The UN’s Rio+20 Conference on Sustainable Development is finally over. CFACT was there from start to finish, in Rio de Janeiro and Belo Horizonte -- interviewing, educating, and working hard to defend the rights, liberties and opportunities of hard-working Americans and the billions of poor people who want to take their rightful places among the Earth’s healthy and prosperous inhabitants.
June 27, 2012
by PAUL DRIESSEN AND DUGGAN FLANAKIN
The Future We Want -- the theme of the UN's Rio+20 conference on sustainable development, outlined a “common vision” for planetary “sustainable development,” as proclaimed by the “Organizing Partners of the Major Group of NGOs,” to guide the taxpayer-funded Rio+20 summit that ended last week in disarray and acrimony.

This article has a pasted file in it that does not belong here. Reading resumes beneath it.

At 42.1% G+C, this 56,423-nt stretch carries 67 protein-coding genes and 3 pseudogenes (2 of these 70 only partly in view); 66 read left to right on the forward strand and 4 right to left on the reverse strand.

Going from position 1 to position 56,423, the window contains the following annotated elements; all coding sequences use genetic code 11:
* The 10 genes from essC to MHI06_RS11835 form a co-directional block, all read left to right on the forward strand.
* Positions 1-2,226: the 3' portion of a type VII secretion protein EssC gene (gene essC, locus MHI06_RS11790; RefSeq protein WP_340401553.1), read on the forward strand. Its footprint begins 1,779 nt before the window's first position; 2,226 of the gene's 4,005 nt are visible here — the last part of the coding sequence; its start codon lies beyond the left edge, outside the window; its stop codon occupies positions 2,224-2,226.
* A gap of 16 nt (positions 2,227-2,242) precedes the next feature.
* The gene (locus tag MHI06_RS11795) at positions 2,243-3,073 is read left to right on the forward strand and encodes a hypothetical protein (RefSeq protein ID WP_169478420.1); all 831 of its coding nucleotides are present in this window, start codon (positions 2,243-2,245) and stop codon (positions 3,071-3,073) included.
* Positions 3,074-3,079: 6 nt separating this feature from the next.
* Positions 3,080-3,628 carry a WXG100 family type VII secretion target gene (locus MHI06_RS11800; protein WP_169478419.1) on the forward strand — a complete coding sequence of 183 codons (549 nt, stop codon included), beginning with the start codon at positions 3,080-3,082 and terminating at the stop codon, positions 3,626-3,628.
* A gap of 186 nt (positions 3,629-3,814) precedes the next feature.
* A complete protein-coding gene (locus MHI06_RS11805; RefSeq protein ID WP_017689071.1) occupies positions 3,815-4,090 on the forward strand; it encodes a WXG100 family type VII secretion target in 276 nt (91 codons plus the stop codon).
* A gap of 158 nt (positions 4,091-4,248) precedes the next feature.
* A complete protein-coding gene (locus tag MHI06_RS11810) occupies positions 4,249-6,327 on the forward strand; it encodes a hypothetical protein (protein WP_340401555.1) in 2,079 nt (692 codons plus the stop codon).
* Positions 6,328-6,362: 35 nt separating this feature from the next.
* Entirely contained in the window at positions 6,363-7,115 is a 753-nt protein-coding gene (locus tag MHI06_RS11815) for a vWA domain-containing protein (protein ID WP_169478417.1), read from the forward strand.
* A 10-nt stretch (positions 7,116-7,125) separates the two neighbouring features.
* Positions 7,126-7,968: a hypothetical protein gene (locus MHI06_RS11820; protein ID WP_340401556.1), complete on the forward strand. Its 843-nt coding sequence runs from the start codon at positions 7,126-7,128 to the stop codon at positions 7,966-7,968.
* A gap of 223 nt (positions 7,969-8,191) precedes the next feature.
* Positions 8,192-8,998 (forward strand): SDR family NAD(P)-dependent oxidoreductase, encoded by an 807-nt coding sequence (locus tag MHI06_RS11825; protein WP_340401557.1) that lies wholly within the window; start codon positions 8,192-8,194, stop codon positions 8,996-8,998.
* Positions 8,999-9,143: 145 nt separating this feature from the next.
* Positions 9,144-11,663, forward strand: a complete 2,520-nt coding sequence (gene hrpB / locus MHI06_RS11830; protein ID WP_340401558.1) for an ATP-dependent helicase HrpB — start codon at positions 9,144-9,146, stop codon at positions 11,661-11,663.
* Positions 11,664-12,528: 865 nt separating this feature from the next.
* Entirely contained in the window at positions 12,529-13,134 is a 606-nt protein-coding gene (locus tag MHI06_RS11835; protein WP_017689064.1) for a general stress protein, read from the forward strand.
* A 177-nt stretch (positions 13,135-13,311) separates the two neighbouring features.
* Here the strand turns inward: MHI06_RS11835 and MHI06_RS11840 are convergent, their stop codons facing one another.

The activist organizations that cobbled the document together filled it with hundreds of platitudes and pseudo-solutions to global warming cataclysms, newly reconstituted as threats to resource depletion and biodiversity – and presented as standards and mandates for countries, communities and corporations.
The terms “sustainable development,” “sustainable” and “sustainability” appeared in the original text an astounding 390 times. Like “abracadabra,” these nebulous concepts were supposed to transform the world into a Garden of Eden global community, under United Nations auspices, that will use less, pollute less, and save species and planet from their worst enemy: humans.
To glean the document essence, however, readers only needed to understand two concepts: control and money – to impose the future the activists wanted.
The NGOs and UN called for “donations” from formerly rich European Union and Annex II (Kyoto Protocol) countries, at 0.7% of their gross national product per year. With the combined GNP of the contributing nations totaling about $45 trillion in 2010, the transfers would total $315 billion per year, or $3.2 trillion per decade.